Once Upon A Time
I have a small secret. I have a guilty pleasure. One that I think about lots, even dream about. I am a teeny bit obsessed. The object of my obsession? I blush to write it down. A U.S. TV show called Once Upon A Time. It’s available on Netflix and I am addicted to it.
Elliot cannot understand my devotion. He rolls his eyes whenever he catches me watching it. He’s not entirely wrong. It’s not exactly highbrow. Here’s the premise: the show takes place in the fictional town of Storybrooke, Maine, whose residents are characters from various fairy tales transported to the “real world”. I’m into season 4 and so far we’ve seen characters from pretty much every traditional fairy tale plus a whole host of traditional stories and Disney tales too: Snow White, Sleeping Beauty (in her Disney personification as Aurora), Rumplestiltskin, Beauty and the Beast, Hansel & Gretel, Rapunzel, Peter Pan and Captain Cook, Robin Hood, various Alice in Wonderland characters, various Wizard of Oz characters, Ariel, Maleficent, Cruella de Vil, Anna and Elsa and so on and so on. It’s a traditional good versus evil story, with each series featuring a new principal baddie.
I LOVE this show. From the description above you are probably wondering why on earth I waste my time on what sounds like a total load of tripe. It’s not highbrow. The acting is variable. The storylines are ridiculous. The green-screening is a bit poor. The suspension of disbelief required to watch this thing is immense.
There’s the obvious reason. It’s escapism, pure and simple. It’s a return to childhood. It isn’t intellectually challenging. It’s like a big piece of cake – not all that good for you but it makes you feel goooooood and it’s gooey and sugary and just great. There are handsome men (check out Prince Charming and Captain Hook) and beautiful women in lovely clothes. The goodies always win. No one has cancer.
But there are two other reasons why I like this show so much, and both of them have resonance in my current battle. The first is that the show is a great showcase for strong women. The three main characters are Snow White, her adult daughter Emma and the ex-Evil Queen, Regina. They are the leaders, the characters who repeatedly save others, who figure out how to protect their loved ones, who stand for morality and goodness, who stand for love and strength. Emma’s nickname is The Saviour (I won’t spoil the story by explaining why) and although the Christian undertone is a bit much for me, I think it’s kick-ass that The Saviour is a woman.
Various conversations yesterday reinforced the value to me of strong women. One brought home to me again how much I value my articulate, independent, strong, intelligent female friends, how much I look up to them, how happy it makes me to have these wonderful women in my life. Later, Tali asked me what the word reputation means. I explained and she then asked me what my reputation was. The first word that came to mind was strong. She asked why. Did I have big muscles? Elliot explained that I am being strong in fighting Genghis, because cancer is scary. Again, she asked why. He reminded her of what a friend told her a few days ago (that some people can die from cancer). She got it.
Strength is such an important quality for me. My own strength is a key part of who I am. I often joke that I have inherited my grandmother’s steel backbone. I don’t choose to be strong but nature and nurture have conspired to make me that way. It is written into my DNA. And thank Gd. It’s certainly coming in useful. But it’s also important to me to be able to share that strength to help others. And it’s equally important to find that strength in others. When I look at my closest friends, one thing they all share is strength of character. No one is a flip flop.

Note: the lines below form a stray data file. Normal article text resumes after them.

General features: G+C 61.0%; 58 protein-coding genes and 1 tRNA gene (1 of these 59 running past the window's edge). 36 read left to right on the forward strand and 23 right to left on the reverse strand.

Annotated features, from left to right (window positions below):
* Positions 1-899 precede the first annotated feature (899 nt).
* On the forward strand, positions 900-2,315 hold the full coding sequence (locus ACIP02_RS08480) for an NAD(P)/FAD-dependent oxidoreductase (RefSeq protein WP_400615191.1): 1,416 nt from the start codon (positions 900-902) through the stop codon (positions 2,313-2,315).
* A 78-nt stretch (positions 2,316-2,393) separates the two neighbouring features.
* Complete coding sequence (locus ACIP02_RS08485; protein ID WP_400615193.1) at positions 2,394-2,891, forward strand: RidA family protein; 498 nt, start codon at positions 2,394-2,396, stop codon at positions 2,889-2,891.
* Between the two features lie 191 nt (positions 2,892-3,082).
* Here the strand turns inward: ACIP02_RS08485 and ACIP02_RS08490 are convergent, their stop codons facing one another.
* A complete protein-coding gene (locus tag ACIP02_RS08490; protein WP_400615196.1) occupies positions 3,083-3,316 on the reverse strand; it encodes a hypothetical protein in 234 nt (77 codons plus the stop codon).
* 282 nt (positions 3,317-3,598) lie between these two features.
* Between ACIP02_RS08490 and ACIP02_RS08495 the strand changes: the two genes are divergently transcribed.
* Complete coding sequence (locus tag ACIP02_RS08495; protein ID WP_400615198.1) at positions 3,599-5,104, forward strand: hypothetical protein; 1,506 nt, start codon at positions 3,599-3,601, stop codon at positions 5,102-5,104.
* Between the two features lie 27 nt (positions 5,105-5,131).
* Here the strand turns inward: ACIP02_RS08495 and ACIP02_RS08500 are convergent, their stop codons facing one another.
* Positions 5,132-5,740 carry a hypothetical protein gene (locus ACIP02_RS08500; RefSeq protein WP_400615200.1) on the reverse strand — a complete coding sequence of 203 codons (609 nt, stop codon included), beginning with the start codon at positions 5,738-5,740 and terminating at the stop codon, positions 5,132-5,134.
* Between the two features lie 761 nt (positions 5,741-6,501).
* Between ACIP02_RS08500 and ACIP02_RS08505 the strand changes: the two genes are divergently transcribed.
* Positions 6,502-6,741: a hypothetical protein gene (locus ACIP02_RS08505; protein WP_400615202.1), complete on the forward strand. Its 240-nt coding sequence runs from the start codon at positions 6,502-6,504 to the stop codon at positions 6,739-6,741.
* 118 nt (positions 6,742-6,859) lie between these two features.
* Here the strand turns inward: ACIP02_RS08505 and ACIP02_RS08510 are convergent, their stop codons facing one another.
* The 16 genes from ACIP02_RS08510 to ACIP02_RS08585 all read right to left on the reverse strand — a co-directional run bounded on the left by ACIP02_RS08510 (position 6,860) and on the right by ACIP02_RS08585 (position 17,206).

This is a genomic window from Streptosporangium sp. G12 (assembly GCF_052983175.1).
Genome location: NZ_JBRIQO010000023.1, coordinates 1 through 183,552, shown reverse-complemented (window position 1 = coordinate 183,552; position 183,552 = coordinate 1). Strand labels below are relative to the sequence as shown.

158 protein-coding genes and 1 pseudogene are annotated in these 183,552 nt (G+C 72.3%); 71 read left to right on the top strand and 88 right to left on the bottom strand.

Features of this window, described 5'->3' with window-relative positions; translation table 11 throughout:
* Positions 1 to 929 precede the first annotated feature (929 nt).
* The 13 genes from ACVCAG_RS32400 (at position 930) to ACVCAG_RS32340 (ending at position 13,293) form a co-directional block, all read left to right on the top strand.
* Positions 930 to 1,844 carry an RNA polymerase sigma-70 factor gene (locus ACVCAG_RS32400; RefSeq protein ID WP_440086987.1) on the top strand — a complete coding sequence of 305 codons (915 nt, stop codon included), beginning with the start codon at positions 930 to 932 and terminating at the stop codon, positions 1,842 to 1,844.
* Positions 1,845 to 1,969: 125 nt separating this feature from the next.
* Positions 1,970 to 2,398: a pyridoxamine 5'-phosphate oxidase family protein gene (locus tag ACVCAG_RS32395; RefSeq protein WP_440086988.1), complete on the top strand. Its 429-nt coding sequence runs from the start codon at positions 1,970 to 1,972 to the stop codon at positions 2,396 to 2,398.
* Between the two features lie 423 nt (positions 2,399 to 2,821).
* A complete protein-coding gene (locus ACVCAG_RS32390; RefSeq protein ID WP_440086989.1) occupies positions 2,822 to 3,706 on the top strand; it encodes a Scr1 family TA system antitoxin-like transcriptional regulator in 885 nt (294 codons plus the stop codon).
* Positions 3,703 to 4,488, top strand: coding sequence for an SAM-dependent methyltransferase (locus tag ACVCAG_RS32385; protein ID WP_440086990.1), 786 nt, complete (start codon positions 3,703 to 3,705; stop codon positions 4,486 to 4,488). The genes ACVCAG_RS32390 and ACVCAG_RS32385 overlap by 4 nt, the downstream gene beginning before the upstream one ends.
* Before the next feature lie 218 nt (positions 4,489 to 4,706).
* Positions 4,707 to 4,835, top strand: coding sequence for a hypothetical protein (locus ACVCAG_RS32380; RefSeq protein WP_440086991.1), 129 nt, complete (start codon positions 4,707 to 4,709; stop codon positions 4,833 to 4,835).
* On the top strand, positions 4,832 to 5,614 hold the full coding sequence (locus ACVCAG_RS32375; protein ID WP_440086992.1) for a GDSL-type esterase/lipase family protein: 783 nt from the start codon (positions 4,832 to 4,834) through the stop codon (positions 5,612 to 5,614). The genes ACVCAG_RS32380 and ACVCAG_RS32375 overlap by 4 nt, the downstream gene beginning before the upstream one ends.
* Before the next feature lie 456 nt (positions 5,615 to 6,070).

The other main reason I love the show is that at its core is a marriage characterised by true love and partnership. In Series 1 we find out how Snow White fell in love with and married her Prince Charming. Their true love is key to saving the day on more than one occasion. The relationship is written as a marriage of equals and the characters work together as partners. It’s certainly not a case of the big man protecting the little woman. In a very simplistic way, it is a reflection of my marriage. I am blessed with a truly wonderful, happy, equal, supportive, nurturing, special relationship. Elliot and I are partners. We sustain and nourish each other. There is no “I ” in our marriage – just a “we”. It goes without saying that we contribute equally, in every way.
I certainly don’t take any of this for granted. That said, I am often surprised by how relatively unusual our marriage is. Many people we know seem to exist in marriage as two individuals, sharing a home, kids and parts of their social lives. Often they have different interests, spend quite a lot of their week apart, and frequently one of the pair (often the man unfortunately) doesn’t pull their weight at home. Our marriage couldn’t be more different. My husband is the most amazing man, the most wonderful father, a brilliant cook and baker, a talented DIYer and gardener, with a great brain and a real interest in the world and in politics, an interesting conversationalist. He is the person I would always choose first to spend my time with. He is my oxygen. He is my life blood. And that’s before I consider how wonderfully, kindly, gently, lovingly, protectively, fiercely he is caring for me as I try to vanquish Genghis. We are truly partners in life. Its not a fairy tale – it’s real.